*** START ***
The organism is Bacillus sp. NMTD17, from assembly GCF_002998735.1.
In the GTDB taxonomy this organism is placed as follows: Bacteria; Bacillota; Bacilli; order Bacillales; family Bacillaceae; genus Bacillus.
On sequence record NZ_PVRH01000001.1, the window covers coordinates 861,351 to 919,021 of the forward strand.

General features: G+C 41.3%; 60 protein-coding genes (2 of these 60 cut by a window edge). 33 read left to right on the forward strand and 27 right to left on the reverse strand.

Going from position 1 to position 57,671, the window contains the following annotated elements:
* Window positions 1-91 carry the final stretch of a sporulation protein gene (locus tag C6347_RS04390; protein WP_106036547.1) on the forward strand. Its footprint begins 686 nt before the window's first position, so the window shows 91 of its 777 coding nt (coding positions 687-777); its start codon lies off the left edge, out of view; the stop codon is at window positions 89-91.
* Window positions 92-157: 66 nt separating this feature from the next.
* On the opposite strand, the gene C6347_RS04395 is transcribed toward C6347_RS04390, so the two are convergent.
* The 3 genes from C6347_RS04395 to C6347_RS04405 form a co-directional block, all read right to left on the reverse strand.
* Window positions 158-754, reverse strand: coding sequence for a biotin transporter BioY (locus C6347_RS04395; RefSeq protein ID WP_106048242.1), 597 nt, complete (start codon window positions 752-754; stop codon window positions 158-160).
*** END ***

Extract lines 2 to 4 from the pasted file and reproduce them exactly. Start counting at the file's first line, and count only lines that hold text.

In the GTDB taxonomy this organism is placed as follows: Bacteria; Bacillota; Bacilli; order Bacillales; family Bacillaceae; genus Bacillus.
On sequence record NZ_PVRH01000001.1, the window covers coordinates 861,351 to 919,021 of the forward strand.

General features: G+C 41.3%; 60 protein-coding genes (2 of these 60 cut by a window edge). 33 read left to right on the forward strand and 27 right to left on the reverse strand.